email a friend iconprinter friendly iconThe Mystery of Everett Ruess
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On July 22 Ron Maldonado went back out to the site with Bellson and Child. Maldonado started excavating as gingerly as he could. Meanwhile, Child discovered an artifact we had previously overlooked. Lying loose in a cranny in front of the crevice was a 1912 dime that had been converted into a button. The thing struck all three men as a very Navajo kind of relic (antique Navajo belts made of silver dollars fetch high prices). But we also knew that Ruess loved to wear Indian jewelry. In any event, the button gave us a terminus ad quem: the burial could not have taken place before 1912.

Almost at once, to his relief, just inches below the surface Maldonado came across two loose molar teeth. With great care, he removed and packaged them. There would be no more digging that day.

As soon as he got back to Window Rock, Maldonado emailed me about a bizarre event that had occurred as the men returned to their truck: A dust devil (whirlwind) started at or near me, violently sending dust into the area. It seemed that it visited each of us individually and slowly meandered down the road, lingering, appearing to die out, then starting again. It is all very strange and definitely associated with the burial. Bellson stated that it was Mister Ruess. Such things are associated with the dead and should be avoided at all costs. It has been a strange day.

It took weeks for the results of the DNA testing to come back. Finally, on September 30, Greenspan reported that the molar DNA was “European in origin and not Native American.” Maldonado’s intuition was validated—the gravesite on the Comb was not a Navajo crevice burial.

But Greenspan went on to explain in an email that the DNA from the hairbrush did not match that from the molars. A white guy, but not Everett Ruess? Who else would have been out there in the 1930s?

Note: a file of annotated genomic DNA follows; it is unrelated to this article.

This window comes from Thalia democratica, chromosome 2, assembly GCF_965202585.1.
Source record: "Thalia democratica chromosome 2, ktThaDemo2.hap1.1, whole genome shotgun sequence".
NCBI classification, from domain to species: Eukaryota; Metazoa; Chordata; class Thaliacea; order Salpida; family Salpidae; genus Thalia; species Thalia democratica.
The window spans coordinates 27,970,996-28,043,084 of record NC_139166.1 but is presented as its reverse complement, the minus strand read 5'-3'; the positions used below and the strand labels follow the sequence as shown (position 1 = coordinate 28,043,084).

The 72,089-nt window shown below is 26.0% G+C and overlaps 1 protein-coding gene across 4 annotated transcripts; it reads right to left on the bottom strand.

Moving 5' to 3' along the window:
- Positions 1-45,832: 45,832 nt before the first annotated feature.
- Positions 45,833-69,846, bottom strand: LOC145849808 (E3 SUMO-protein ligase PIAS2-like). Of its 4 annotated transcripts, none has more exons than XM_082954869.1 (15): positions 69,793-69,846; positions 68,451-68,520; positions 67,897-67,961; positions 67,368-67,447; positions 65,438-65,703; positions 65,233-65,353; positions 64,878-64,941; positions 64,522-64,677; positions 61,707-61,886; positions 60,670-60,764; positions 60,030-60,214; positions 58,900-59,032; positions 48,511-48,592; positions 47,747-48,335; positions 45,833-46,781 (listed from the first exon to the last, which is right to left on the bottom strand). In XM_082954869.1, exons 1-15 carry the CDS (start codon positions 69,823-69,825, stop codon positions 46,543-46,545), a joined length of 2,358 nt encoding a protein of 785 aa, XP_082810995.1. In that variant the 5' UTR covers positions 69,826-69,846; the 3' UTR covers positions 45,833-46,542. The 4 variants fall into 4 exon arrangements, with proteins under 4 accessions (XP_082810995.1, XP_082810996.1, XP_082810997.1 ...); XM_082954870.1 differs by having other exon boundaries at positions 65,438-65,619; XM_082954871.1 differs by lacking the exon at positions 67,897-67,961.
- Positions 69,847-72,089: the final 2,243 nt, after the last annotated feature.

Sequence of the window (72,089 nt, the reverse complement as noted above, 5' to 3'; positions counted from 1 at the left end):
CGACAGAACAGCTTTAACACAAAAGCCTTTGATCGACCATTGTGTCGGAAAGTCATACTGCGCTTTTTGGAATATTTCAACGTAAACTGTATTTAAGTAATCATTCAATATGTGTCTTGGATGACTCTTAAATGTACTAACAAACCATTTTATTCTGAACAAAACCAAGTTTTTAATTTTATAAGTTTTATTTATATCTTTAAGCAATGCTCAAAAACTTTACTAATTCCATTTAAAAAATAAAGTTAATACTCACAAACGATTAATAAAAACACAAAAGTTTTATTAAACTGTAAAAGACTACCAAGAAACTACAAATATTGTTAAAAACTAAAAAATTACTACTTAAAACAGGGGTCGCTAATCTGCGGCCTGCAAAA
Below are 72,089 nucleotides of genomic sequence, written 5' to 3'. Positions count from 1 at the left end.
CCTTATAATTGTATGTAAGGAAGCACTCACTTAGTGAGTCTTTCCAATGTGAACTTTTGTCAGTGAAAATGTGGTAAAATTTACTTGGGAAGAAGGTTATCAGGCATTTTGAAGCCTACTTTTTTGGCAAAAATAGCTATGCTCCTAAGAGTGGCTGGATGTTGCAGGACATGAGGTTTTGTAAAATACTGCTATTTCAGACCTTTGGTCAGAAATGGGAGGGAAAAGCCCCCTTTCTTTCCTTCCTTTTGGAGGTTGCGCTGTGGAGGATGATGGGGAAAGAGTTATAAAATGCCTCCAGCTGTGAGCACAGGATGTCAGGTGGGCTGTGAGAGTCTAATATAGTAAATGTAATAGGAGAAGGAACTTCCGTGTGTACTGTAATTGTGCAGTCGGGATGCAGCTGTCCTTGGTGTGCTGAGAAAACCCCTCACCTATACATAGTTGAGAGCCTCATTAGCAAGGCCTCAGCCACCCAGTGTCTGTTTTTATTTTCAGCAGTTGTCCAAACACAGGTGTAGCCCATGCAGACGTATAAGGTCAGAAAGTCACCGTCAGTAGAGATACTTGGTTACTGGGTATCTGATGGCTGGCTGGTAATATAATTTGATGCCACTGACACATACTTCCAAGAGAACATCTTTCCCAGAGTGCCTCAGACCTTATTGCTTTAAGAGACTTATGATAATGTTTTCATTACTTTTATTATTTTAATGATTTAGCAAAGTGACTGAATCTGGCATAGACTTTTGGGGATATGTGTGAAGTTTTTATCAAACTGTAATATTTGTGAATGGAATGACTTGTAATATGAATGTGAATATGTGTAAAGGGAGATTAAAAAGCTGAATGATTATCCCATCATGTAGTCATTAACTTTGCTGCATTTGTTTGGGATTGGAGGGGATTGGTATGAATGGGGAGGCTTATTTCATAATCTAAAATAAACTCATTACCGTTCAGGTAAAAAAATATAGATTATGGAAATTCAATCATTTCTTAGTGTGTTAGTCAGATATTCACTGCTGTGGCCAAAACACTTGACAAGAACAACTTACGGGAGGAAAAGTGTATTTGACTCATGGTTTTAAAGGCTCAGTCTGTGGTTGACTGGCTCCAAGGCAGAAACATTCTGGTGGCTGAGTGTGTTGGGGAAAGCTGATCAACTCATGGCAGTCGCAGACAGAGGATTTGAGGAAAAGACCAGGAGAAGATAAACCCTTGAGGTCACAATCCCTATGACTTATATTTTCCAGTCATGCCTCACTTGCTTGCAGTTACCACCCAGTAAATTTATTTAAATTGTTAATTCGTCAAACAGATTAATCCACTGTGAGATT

Later, over the phone, Greenspan admitted to me that he was not at all happy with the hairbrush sample. A mitochondrial DNA test required an exact match, but the DNA from Waldo’s hair was “degraded,” and it might have been contaminated by being handled by others. The mitochondrial reading from the molar was reliable, but the test using the hairbrush was far from conclusive.

As far as Maldonado, Hadenfeldt, Bellson, and I were concerned, the answer was still out there.

Now that Greenspan had proved the bones Bellson had discovered were Caucasian, Maldonado had decided to complete the excavation in hopes of coming up with further clues to the young man’s identity.

In November I was in Boulder, Colorado, having dinner with my friend Steve Lekson, the most brilliant Southwestern archaeologist I have met. I told Lekson about our Comb Ridge quest. He didn’t know much about Ruess, but his eyes lit up. “You can do a lot more than just DNA,” he said. “A forensic anthropologist can tell all kinds of things from bones. What kind of bones have you got?” At the end of the evening, Lekson gave me the email address of a colleague at the University of Colorado.

Dennis Van Gerven ignored my first two messages. Later he admitted he was doing his best to stiff-arm my inquiries, since he tended to get bombarded with pleas from nutcases who had watched too many episodes of CSI. His first communiqué had annoyance written all over it: “In short a study of the [bones] from my point of view would be quite pointless,” he signed off.

I persisted. “Would there not be some chance you might see something the DNA test couldn’t tell us?”

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  • It sure is taking National Geographic Adventure a long time to follow up on this story since the con…
  • I've read this several times. Kudos to the author who condensed a long and convoluted experience in…
  • I do not understand why dental records were not compared!?
  • Oops...looks like the horse left the barn a little early...remains were not Ruess after all. After …
  • Oops...looks like the horse left the barn a little early...remains were not Ruess after all. After …
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